Monday, December 31, 2018

Well, It Was Fun While It Lasted

I came across these a few days back. 

Those are from Topps 582 Montgomery Club Collection.  Here is a description of that sold-out, $199.99 club collection: is excited to announce the launch of 582 Montgomery, an exclusive membership program that offers products inspired by our company's early days in Brooklyn. Members will receive exclusive benefits that are not available to the general public, including trading card products featuring recently discovered lost designs from our Brooklyn facility. There will be new products sent to members six times per year, and the exclusive opportunity to purchase the highest-end trading card release ever offered on - The Brooklyn Collection.

The "recently discovered lost designs" they are talking about are the same mock-ups that I have been using to create the Alt-Topps sets for the last few months.

Here is that vintage mock-up that Topps used as a basis for the above set.

How about this design? Look familiar?  It's part of Topps' Brooklyn Collection, available exclusively to 582 Montgomery Club members. It's a set of limited edition, foiled-up, autographed cards once again based on "recently recovered, lost Topps designs".

Here is another Brooklyn Collection card that is based on this vintage design:

By sheer coincidence, this is the design that I had just completed a set based upon.  (I will still be posting it in the next few days.)

Topps has 25 cards in the 582 Montgomery base set (top). And another 105 of the gold-foiled autographed versions of the 2 lower designs as part of the Brooklyn Collection.

After hanging out on the sidelines because I felt the Cards That Never Were thing had kinda been played out, I thought I had something (semi) unique to contribute. Even so, I sat on this idea for over a year before jumping back in.  

I am somewhat torn. I am glad that Topps is doing something with these designs.  (Although dropping $200 for a 25 card base set and the "privilege" of buying even higher-dollar, exclusive cards is not my cup of tea.)  I am also disappointed from a wholly selfish point of view that, once again, what I am doing is lacking uniqueness.

In case you are wondering, the base 582 Montgomery cards are currently selling on eBay (buy it now price) for $4.95 per card and up to $2000 for an autographed Ohtani.  The Brooklyn Collection cards start at $139.99 and rise to $1995.00 for a Jeter card limited to 5 prints.  Need I remind you that this blog is free?

Happy New Year to All!


  1. Your stuff is much better!! :)

    Happy New Year's to you, as well!!

  2. Isn't that Bubba Phillips on that last "Jim Weaver" card?

  3. Agree with Deogolf that your stuff is better. I'm hoping that the Cards That Never Were thing does not play out.
    Agree with Robert about Bubba Phillips on the Jim Weaver card. That's Bubba's picture from his 1964 Topps card.

  4. If you noticed both of those cards are labeled Jim Weaver. You are correct that is Bubba from 1964. The Mets pitcher is Grover Powell also from the 1964 set. In many of these mock ups the Topps designers used names that mismatched the photo. Why they chose Jim Weaver, a marginal pitcher with a relatively short career, is a mystery. Could have been an inside joke of sorts.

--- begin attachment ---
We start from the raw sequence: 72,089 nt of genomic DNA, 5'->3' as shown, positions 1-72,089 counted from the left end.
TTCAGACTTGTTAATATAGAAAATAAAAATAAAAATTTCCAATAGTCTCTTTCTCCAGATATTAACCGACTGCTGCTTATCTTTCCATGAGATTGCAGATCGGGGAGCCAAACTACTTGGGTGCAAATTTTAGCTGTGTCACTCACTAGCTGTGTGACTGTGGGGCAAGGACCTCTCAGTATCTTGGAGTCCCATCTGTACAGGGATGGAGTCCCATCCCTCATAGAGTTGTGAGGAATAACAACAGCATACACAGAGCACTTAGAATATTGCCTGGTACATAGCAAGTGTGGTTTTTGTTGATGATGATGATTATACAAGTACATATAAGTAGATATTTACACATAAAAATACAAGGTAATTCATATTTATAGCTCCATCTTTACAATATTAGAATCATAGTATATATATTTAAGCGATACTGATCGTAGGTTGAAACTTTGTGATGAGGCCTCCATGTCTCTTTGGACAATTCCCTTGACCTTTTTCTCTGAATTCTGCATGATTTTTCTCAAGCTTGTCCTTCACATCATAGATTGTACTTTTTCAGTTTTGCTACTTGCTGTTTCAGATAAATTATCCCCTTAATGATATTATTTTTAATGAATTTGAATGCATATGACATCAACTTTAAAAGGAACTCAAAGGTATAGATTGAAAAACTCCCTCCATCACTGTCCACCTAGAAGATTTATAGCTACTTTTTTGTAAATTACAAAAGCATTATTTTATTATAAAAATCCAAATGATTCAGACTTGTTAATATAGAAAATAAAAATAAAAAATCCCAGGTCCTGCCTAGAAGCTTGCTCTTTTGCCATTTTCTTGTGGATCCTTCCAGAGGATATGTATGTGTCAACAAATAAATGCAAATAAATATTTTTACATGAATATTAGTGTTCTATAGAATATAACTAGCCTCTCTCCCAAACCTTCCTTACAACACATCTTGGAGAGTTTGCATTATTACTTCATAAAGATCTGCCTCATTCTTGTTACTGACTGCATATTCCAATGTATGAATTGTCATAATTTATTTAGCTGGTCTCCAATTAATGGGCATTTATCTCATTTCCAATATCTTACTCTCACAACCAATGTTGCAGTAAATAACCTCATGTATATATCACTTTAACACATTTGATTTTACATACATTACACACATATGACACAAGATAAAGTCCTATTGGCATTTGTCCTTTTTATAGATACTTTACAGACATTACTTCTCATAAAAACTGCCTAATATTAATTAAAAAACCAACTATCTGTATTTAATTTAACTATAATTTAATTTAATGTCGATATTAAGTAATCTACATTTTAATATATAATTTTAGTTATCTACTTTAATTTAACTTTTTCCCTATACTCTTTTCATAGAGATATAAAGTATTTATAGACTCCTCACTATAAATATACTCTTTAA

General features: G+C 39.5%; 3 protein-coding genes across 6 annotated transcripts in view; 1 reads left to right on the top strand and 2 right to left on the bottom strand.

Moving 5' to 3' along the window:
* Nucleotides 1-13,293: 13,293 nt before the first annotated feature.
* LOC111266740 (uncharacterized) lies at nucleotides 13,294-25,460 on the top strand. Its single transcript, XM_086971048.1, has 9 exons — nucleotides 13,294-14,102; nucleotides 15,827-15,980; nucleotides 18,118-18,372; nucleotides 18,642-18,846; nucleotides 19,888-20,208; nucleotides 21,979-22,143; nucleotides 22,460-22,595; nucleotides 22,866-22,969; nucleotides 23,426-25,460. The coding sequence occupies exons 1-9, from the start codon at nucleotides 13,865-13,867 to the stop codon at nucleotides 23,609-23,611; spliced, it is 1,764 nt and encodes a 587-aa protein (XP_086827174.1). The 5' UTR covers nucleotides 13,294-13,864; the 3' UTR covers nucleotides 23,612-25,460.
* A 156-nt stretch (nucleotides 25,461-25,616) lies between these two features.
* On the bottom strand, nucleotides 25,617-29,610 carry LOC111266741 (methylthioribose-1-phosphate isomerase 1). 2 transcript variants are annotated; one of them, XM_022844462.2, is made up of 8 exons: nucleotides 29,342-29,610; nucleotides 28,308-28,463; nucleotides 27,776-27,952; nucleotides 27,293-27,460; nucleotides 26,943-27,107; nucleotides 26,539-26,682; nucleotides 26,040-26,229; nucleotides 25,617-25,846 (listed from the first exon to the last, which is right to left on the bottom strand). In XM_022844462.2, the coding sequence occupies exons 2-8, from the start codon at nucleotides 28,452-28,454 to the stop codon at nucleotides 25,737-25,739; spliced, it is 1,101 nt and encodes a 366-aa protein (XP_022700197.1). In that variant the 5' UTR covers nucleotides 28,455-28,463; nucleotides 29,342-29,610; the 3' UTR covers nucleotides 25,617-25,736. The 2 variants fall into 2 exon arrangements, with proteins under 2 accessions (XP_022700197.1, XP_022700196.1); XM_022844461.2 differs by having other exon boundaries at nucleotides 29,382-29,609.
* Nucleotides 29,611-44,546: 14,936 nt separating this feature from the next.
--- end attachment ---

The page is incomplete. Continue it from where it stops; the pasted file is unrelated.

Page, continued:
5. Dear Mr. Hogan, please don't be too crestfallen that Topps has partially stolen your thunder by piling in with their own revivals of these now antique designs. Be reassured that what you are doing is unique. First Topps can't seem to contain themselves and glitz and "foil" just about everything that they put out now. This is just another late 20th, and 21st century,nuisance. It spoils the "vintage feel". While I can only speak for myself, I've gotta bet that many people come to this site to re-experience the past, but with the "fresh twist" that you supply. Hence, I am really looking forward to your latest offering, and any more that you might have contemplated. I'm also going to bet that Topps will overwhelmingly fill these old designs with contemporary players,and offer just a few of our 50's, 60's, and 70's heros. And, at mega bucks (just like todays MLB salaries) who gives a "rip". Also, I got a bit of a chuckle out of the mutiple Jim Weaver "UER's". He was a "situational lefty" out of the "pen" for scarcely more than a year, but at 3 and 0 for my local ANGELS not too bad. Since 1968 was the only year he got any appreciable time I'm curious if these mock-ups were from then or 69. Finally, I'm glad that so many other guys recognized veteran utility man Bubba Phillips, this gives me hope that some fans still care about history. "Buzz" (Bryant)

  6. Keep doing what you are doing. Topps is all about the money now, dishing out high end after high end product, and leaving true collectors with a sub-par base set with nothing unique. I have a feeling that in time, true collectors may abondon Topps and go for a custom set made by someone (or a group of people) online. Your work is way better than Topps, you come up with unique ideas, and there will always be a market of people who want to see your customs, me included. Keep it up.

  7. Just wondering if you've seen any rejected Topps football designs from the 60's or 70's.

    1. Yes. There were 2 football, 2 basketball and 5 hockey designs that I came across. I haven't researched them to see if the designs had been used yet. But maybe I'll include them, too.